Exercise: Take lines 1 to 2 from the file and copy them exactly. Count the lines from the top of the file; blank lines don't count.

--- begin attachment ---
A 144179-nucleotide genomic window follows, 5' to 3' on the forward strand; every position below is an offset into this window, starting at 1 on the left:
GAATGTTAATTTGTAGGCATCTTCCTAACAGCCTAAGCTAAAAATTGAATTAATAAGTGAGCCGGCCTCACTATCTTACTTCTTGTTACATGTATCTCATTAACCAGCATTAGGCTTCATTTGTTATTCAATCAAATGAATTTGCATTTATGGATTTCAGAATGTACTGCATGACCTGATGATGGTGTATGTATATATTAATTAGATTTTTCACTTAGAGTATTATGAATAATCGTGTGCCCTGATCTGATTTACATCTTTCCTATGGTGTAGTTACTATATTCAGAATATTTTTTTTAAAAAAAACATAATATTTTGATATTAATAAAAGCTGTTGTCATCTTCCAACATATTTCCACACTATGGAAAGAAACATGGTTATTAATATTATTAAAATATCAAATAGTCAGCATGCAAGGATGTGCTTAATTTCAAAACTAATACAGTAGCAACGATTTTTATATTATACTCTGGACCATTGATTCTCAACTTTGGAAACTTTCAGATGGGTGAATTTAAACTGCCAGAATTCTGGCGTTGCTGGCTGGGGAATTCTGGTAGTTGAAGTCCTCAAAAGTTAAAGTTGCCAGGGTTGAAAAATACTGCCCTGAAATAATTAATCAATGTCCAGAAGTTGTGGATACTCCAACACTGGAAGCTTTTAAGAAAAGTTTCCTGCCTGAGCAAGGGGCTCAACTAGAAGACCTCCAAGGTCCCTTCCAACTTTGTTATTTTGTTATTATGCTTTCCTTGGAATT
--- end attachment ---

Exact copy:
A 144179-nucleotide genomic window follows, 5' to 3' on the forward strand; every position below is an offset into this window, starting at 1 on the left:
GAATGTTAATTTGTAGGCATCTTCCTAACAGCCTAAGCTAAAAATTGAATTAATAAGTGAGCCGGCCTCACTATCTTACTTCTTGTTACATGTATCTCATTAACCAGCATTAGGCTTCATTTGTTATTCAATCAAATGAATTTGCATTTATGGATTTCAGAATGTACTGCATGACCTGATGATGGTGTATGTATATATTAATTAGATTTTTCACTTAGAGTATTATGAATAATCGTGTGCCCTGATCTGATTTACATCTTTCCTATGGTGTAGTTACTATATTCAGAATATTTTTTTTAAAAAAAACATAATATTTTGATATTAATAAAAGCTGTTGTCATCTTCCAACATATTTCCACACTATGGAAAGAAACATGGTTATTAATATTATTAAAATATCAAATAGTCAGCATGCAAGGATGTGCTTAATTTCAAAACTAATACAGTAGCAACGATTTTTATATTATACTCTGGACCATTGATTCTCAACTTTGGAAACTTTCAGATGGGTGAATTTAAACTGCCAGAATTCTGGCGTTGCTGGCTGGGGAATTCTGGTAGTTGAAGTCCTCAAAAGTTAAAGTTGCCAGGGTTGAAAAATACTGCCCTGAAATAATTAATCAATGTCCAGAAGTTGTGGATACTCCAACACTGGAAGCTTTTAAGAAAAGTTTCCTGCCTGAGCAAGGGGCTCAACTAGAAGACCTCCAAGGTCCCTTCCAACTTTGTTATTTTGTTATTATGCTTTCCTTGGAATT